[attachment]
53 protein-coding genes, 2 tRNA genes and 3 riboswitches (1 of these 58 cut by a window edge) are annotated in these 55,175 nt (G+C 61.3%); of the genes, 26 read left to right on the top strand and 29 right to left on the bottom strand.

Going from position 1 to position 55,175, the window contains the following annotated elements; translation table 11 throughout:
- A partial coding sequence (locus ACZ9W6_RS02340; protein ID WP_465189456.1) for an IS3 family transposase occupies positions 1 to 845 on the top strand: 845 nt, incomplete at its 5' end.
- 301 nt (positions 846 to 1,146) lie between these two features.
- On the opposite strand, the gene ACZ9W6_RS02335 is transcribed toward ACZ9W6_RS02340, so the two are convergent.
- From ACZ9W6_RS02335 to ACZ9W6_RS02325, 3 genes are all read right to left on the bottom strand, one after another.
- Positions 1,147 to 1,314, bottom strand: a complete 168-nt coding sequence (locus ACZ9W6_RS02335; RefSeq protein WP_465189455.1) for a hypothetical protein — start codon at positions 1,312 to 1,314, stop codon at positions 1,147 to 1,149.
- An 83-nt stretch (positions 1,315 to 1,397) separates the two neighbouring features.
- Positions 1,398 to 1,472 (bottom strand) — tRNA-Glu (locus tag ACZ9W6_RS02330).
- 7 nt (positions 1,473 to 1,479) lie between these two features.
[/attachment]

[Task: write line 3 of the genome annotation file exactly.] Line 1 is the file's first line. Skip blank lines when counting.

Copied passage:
- A partial coding sequence (locus ACZ9W6_RS02340; protein ID WP_465189456.1) for an IS3 family transposase occupies positions 1 to 845 on the top strand: 845 nt, incomplete at its 5' end.